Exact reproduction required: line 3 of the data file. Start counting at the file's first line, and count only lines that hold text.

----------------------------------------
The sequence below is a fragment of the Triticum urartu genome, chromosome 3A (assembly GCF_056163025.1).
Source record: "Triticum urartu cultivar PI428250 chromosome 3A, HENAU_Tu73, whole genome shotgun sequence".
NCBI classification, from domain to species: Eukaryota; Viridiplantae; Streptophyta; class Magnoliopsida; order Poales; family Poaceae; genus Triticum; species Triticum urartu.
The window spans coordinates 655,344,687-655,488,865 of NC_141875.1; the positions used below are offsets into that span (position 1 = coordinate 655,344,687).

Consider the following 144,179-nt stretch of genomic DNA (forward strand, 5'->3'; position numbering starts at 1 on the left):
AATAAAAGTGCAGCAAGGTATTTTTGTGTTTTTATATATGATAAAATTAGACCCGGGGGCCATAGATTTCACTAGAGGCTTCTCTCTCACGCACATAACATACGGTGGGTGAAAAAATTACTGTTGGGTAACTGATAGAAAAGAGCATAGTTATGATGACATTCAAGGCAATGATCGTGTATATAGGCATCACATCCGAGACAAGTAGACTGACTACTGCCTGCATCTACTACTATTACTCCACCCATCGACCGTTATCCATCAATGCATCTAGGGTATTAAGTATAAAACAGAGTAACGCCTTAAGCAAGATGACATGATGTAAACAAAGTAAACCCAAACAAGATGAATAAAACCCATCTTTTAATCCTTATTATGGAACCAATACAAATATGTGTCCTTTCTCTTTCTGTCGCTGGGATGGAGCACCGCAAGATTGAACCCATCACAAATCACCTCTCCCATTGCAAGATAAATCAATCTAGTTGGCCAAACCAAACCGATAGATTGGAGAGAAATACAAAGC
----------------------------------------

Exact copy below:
NCBI classification, from domain to species: Eukaryota; Viridiplantae; Streptophyta; class Magnoliopsida; order Poales; family Poaceae; genus Triticum; species Triticum urartu.